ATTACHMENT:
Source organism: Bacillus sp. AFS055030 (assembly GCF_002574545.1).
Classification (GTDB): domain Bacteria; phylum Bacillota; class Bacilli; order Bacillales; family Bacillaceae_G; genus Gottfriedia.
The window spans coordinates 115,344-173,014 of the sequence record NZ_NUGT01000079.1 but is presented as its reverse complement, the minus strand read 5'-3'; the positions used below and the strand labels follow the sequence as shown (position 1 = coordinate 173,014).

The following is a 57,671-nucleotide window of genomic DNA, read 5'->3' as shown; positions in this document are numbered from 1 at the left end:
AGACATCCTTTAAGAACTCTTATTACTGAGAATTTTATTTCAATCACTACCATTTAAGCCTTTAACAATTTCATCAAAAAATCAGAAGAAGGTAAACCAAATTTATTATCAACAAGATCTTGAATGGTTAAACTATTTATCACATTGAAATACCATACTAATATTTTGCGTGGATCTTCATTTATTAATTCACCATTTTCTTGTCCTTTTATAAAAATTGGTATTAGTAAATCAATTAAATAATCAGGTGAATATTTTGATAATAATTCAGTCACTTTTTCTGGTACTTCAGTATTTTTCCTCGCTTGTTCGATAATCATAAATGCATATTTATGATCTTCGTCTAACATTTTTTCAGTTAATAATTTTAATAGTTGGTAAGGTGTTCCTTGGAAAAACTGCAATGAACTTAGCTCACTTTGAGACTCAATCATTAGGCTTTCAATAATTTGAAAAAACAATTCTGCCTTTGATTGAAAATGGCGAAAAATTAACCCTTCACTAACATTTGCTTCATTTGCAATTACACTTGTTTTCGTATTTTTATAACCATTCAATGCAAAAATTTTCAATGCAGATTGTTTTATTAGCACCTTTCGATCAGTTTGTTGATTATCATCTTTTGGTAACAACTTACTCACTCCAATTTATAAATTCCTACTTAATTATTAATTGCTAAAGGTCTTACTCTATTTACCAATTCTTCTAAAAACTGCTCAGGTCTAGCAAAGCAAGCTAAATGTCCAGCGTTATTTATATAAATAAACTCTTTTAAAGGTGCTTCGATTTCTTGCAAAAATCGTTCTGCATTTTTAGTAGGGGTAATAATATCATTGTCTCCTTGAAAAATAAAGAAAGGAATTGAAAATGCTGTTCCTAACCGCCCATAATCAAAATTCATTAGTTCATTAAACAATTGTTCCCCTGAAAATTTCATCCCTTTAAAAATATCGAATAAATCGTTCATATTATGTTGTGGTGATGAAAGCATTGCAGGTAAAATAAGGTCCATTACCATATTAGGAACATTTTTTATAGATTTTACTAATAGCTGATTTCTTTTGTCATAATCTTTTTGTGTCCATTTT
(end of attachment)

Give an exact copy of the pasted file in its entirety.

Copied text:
Source organism: Bacillus sp. AFS055030 (assembly GCF_002574545.1).
Classification (GTDB): domain Bacteria; phylum Bacillota; class Bacilli; order Bacillales; family Bacillaceae_G; genus Gottfriedia.
The window spans coordinates 115,344-173,014 of the sequence record NZ_NUGT01000079.1 but is presented as its reverse complement, the minus strand read 5'-3'; the positions used below and the strand labels follow the sequence as shown (position 1 = coordinate 173,014).

The following is a 57,671-nucleotide window of genomic DNA, read 5'->3' as shown; positions in this document are numbered from 1 at the left end:
AGACATCCTTTAAGAACTCTTATTACTGAGAATTTTATTTCAATCACTACCATTTAAGCCTTTAACAATTTCATCAAAAAATCAGAAGAAGGTAAACCAAATTTATTATCAACAAGATCTTGAATGGTTAAACTATTTATCACATTGAAATACCATACTAATATTTTGCGTGGATCTTCATTTATTAATTCACCATTTTCTTGTCCTTTTATAAAAATTGGTATTAGTAAATCAATTAAATAATCAGGTGAATATTTTGATAATAATTCAGTCACTTTTTCTGGTACTTCAGTATTTTTCCTCGCTTGTTCGATAATCATAAATGCATATTTATGATCTTCGTCTAACATTTTTTCAGTTAATAATTTTAATAGTTGGTAAGGTGTTCCTTGGAAAAACTGCAATGAACTTAGCTCACTTTGAGACTCAATCATTAGGCTTTCAATAATTTGAAAAAACAATTCTGCCTTTGATTGAAAATGGCGAAAAATTAACCCTTCACTAACATTTGCTTCATTTGCAATTACACTTGTTTTCGTATTTTTATAACCATTCAATGCAAAAATTTTCAATGCAGATTGTTTTATTAGCACCTTTCGATCAGTTTGTTGATTATCATCTTTTGGTAACAACTTACTCACTCCAATTTATAAATTCCTACTTAATTATTAATTGCTAAAGGTCTTACTCTATTTACCAATTCTTCTAAAAACTGCTCAGGTCTAGCAAAGCAAGCTAAATGTCCAGCGTTATTTATATAAATAAACTCTTTTAAAGGTGCTTCGATTTCTTGCAAAAATCGTTCTGCATTTTTAGTAGGGGTAATAATATCATTGTCTCCTTGAAAAATAAAGAAAGGAATTGAAAATGCTGTTCCTAACCGCCCATAATCAAAATTCATTAGTTCATTAAACAATTGTTCCCCTGAAAATTTCATCCCTTTAAAAATATCGAATAAATCGTTCATATTATGTTGTGGTGATGAAAGCATTGCAGGTAAAATAAGGTCCATTACCATATTAGGAACATTTTTTATAGATTTTACTAATAGCTGATTTCTTTTGTCATAATCTTTTTGTGTCCATTTT